Let’s begin our description of the Saint-Pierre Cathedral of Beauvais with its choir.
The choir features the highest vault in Gothic choirs: 46.7 meters. Only the apse’s vault retains its original form. After the partial collapse in 1284, reconstruction took place in the 14th century with additional pillars, and the vaults became sexpartite, as they are today.
The westernmost part, bordering the transept, is a 16th-century reconstruction following the collapse of the lantern tower in 1573.
Drag the slider on the photo below to remove the new pillars added after the collapse of the choir in 1284 and reveal what the choir was meant to look like before.
Details of the choir’s capitals
On the left, it is likely a drummer with his right hand raised. On the right, it appears to be a player of a viol or a rebec.
On the left, it is likely a seated beggar with his dog. A begging bowl is placed on his knee. The second character, chubby, is lifting the lower part of his coat before relieving himself.
This is a dramatic scene depicted here. The mother on the right is using her foot to pull her son (on the left), whose arm is caught in the mouth of a monster whose body terminates in a snake-like manner.
On the left, the character carries a basket with three small loaves of bread. The character on the right is holding a pitcher. What does it contain?
The character on the left is an angel (one of its wings is visible from another angle). It has clasped hands. The character on the right doesn’t have a face, which, under certain lighting, can make it resemble a ghost. Did it ever have a face?
In the choir, there is a plaster sculpture by Nicolas-Sébastien Adam, commissioned in 1755 by the cathedral chapter. It depicts the Virgin Mary on the clouds. Below, the Child Jesus, standing on a globe, crushes the serpent with his cross. A representation of the same scene, dating from the mid-19th century, can be found on the back of the astronomical clock.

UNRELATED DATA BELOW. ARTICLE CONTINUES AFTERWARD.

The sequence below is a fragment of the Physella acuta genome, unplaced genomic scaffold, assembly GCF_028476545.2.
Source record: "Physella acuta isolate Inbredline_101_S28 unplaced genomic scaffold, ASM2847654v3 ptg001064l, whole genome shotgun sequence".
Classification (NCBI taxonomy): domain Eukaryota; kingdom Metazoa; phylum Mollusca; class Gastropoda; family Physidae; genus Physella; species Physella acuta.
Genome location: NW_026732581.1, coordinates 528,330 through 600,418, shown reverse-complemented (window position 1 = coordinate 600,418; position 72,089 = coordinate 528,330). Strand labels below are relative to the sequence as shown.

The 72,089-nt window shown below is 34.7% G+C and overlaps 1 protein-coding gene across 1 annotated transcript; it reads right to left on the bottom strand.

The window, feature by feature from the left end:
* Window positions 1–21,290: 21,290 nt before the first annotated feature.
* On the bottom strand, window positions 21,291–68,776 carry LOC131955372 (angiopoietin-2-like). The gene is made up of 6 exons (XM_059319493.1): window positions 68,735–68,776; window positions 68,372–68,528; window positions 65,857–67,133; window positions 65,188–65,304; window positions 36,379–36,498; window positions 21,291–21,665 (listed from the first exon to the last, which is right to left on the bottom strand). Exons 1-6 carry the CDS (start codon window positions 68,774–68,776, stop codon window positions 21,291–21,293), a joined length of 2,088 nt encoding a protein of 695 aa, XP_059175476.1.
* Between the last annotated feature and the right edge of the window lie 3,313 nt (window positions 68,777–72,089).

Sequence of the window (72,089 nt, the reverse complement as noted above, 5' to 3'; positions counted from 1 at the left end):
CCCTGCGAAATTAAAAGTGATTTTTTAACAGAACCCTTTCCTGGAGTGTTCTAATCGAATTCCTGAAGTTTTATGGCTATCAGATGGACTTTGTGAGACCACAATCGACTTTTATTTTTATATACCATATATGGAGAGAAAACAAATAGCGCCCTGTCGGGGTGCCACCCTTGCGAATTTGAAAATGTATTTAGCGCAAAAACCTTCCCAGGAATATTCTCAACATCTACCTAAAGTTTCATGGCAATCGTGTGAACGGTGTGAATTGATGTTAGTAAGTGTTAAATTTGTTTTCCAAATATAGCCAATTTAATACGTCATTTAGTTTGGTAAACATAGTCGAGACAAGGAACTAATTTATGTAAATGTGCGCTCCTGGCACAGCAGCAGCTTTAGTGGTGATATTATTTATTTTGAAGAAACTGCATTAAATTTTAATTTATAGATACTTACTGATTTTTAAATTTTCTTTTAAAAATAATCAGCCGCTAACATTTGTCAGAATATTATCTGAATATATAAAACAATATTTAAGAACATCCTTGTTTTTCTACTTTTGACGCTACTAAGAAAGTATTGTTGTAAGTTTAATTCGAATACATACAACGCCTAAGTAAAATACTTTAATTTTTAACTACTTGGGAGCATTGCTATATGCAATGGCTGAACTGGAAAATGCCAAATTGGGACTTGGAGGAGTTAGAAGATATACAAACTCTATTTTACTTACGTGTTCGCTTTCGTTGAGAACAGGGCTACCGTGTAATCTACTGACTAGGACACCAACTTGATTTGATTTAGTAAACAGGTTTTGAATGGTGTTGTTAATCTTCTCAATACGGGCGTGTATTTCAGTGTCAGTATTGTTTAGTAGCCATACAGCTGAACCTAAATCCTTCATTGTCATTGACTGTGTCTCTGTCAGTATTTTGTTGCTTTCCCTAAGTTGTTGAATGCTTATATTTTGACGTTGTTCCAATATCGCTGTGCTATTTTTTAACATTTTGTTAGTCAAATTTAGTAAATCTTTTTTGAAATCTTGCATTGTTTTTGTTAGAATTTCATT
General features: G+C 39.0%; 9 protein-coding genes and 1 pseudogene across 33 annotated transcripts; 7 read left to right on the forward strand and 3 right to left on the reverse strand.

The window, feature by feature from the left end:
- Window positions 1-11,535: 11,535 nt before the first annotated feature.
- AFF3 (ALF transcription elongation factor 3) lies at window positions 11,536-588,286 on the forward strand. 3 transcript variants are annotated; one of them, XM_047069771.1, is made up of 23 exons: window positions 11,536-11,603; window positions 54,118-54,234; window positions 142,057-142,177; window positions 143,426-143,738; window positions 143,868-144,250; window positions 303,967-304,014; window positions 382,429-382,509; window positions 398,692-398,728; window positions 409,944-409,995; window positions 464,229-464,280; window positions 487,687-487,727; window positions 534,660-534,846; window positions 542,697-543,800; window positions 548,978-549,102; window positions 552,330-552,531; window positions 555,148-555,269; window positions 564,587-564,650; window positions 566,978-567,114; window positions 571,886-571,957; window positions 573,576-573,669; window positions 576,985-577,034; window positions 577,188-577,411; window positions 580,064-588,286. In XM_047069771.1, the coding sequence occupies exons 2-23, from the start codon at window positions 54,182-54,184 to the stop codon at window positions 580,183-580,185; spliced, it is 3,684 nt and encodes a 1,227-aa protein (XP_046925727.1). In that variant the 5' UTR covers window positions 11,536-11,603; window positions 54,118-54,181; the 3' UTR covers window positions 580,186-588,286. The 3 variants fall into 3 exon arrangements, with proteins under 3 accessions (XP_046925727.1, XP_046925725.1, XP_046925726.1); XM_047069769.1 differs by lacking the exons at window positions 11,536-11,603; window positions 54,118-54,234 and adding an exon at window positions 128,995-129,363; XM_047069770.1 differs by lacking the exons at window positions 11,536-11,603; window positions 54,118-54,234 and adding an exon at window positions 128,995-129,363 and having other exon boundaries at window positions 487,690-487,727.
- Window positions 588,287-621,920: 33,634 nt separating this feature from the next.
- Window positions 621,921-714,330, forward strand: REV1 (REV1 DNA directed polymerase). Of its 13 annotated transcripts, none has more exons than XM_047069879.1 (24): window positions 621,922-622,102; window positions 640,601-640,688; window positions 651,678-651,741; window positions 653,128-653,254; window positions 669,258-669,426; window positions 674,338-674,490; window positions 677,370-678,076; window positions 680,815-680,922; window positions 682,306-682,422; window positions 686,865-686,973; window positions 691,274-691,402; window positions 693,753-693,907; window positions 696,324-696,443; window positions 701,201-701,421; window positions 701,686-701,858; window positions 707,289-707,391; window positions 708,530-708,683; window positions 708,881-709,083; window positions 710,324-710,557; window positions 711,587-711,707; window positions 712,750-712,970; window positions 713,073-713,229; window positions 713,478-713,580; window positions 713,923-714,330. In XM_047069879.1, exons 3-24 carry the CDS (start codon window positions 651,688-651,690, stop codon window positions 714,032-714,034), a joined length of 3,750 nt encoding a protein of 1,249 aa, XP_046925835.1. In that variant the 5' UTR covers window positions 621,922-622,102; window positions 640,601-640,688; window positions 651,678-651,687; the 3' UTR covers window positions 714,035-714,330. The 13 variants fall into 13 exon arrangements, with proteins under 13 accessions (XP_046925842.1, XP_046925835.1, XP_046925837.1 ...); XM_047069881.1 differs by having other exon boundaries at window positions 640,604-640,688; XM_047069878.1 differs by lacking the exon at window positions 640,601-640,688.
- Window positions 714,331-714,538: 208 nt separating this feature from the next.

The South Portal
The south portal of the Saint-Pierre Cathedral of Beauvais is a masterpiece from the 16th century, attributed to the architect Martin Chambiges.
The rose window on the south facade.
Above the portal, the large rose window bears the rose of creation within its stone tracery.
The left door, attributed to Jean Le Pot, dates back to the 16th century, around 1540. During the Revolution, several heads were severed. This left door depicts an episode from the life of Saint Peter: the healing of a paralytic
Also from the 16th century, around 1540, the right door, called the Saint Paul Door, is also attributed to Jean Le Pot. It depicts an episode from the life of Saint Paul, his conversion on the road to Damascus.
The sculpted decorations
The ‘voussoirs,’ which frame the doors of the portal, are adorned with vegetal motifs: the vine, the oak, and the bryony.
Bryony is a climbing plant whose fruits are often depicted in groups of three, in a lobed shape. This feature, reminiscent of the Trinity, has led to its representation on cathedral portals, as in Lyon, Sens, and here in Beauvais.
The vine is a biblical symbol of abundance that appears many times in both the Old and New Testaments. When it is abundant and bears fruit, it is an expression of blessing. This blessing should extend to all, as the owner of the vineyard should not go back to gather the forgotten clusters but leave them for the poor and strangers. In the New Testament, the vine is a symbol of the Kingdom of God, which one must work for during their earthly life. ‘You also go into my vineyard’ (Matthew 20:4).
The Oak, in the Bible, is a symbol of strength and solidity. It is also under the oaks in Mamre that Abraham receives a visit from the Lord. ‘The Lord appeared to him by the oaks of Mamre, as he sat at the door of his tent in the heat of the day. He lifted up his eyes and looked, and behold, three men were standing in front of him.’ (Genesis 18:1-2)
The North Portal
The north portal of the Saint-Pierre Cathedral of Beauvais is somewhat less decorated than the south portal, which is the main entrance. It dates back to the early 16th century.
The Tree of Jesse
This Tree of Jesse fills the entire space above the doors. The branches and their interlacing represent a technical feat for the sculptor. The statues representing the kings at the ends of the branches were destroyed during the French Revolution.
The door of the Evangelists represents the four evangelists with their symbols: the eagle Saint for Jean, the man for Saint Matthieu, the lion for Saint Marc and the ox for Saint Luc.
“The door of the Doctors of the Church represents the four Latin Doctors of the Church (as on the stained glass window of the south transept). From left to right:
Saint Augustin, Bishop of Hippo in North Africa, Saint Grégoire The Great, Pope, Saint Jérôme (347-420) who translated the Bible into Latin, and Saint Ambrose Saint Ambroise (340-397) Bishop of Milan, who converted Saint Augustine, who had come to study in Milan.